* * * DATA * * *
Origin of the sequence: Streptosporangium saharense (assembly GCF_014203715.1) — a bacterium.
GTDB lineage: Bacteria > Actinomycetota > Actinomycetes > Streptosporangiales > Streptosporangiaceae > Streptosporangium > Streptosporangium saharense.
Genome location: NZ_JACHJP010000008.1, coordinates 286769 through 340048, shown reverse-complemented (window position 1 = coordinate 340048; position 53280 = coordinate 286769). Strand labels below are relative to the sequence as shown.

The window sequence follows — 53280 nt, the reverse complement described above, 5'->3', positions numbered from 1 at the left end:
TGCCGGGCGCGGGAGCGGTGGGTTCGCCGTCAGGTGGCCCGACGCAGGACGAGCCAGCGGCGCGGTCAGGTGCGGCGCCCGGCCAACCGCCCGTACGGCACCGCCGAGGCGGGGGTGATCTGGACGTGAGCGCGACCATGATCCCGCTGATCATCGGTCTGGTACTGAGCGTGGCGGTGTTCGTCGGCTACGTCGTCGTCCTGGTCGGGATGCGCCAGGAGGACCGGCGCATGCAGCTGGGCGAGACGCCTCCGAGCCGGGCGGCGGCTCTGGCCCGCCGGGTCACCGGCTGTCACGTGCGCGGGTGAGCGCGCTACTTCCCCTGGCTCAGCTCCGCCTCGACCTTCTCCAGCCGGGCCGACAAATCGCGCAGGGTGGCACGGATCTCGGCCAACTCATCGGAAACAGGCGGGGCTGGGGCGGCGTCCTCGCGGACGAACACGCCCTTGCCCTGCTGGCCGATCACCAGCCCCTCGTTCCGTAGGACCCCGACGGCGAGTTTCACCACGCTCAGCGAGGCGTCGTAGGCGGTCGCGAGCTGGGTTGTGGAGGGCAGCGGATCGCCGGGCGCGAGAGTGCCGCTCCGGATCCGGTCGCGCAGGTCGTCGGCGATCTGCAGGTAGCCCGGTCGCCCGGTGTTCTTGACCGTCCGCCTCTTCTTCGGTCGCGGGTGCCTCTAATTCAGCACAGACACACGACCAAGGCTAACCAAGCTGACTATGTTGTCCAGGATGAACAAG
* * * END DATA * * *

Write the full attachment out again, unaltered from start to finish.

Origin of the sequence: Streptosporangium saharense (assembly GCF_014203715.1) — a bacterium.
GTDB lineage: Bacteria > Actinomycetota > Actinomycetes > Streptosporangiales > Streptosporangiaceae > Streptosporangium > Streptosporangium saharense.
Genome location: NZ_JACHJP010000008.1, coordinates 286769 through 340048, shown reverse-complemented (window position 1 = coordinate 340048; position 53280 = coordinate 286769). Strand labels below are relative to the sequence as shown.

The window sequence follows — 53280 nt, the reverse complement described above, 5'->3', positions numbered from 1 at the left end:
TGCCGGGCGCGGGAGCGGTGGGTTCGCCGTCAGGTGGCCCGACGCAGGACGAGCCAGCGGCGCGGTCAGGTGCGGCGCCCGGCCAACCGCCCGTACGGCACCGCCGAGGCGGGGGTGATCTGGACGTGAGCGCGACCATGATCCCGCTGATCATCGGTCTGGTACTGAGCGTGGCGGTGTTCGTCGGCTACGTCGTCGTCCTGGTCGGGATGCGCCAGGAGGACCGGCGCATGCAGCTGGGCGAGACGCCTCCGAGCCGGGCGGCGGCTCTGGCCCGCCGGGTCACCGGCTGTCACGTGCGCGGGTGAGCGCGCTACTTCCCCTGGCTCAGCTCCGCCTCGACCTTCTCCAGCCGGGCCGACAAATCGCGCAGGGTGGCACGGATCTCGGCCAACTCATCGGAAACAGGCGGGGCTGGGGCGGCGTCCTCGCGGACGAACACGCCCTTGCCCTGCTGGCCGATCACCAGCCCCTCGTTCCGTAGGACCCCGACGGCGAGTTTCACCACGCTCAGCGAGGCGTCGTAGGCGGTCGCGAGCTGGGTTGTGGAGGGCAGCGGATCGCCGGGCGCGAGAGTGCCGCTCCGGATCCGGTCGCGCAGGTCGTCGGCGATCTGCAGGTAGCCCGGTCGCCCGGTGTTCTTGACCGTCCGCCTCTTCTTCGGTCGCGGGTGCCTCTAATTCAGCACAGACACACGACCAAGGCTAACCAAGCTGACTATGTTGTCCAGGATGAACAAG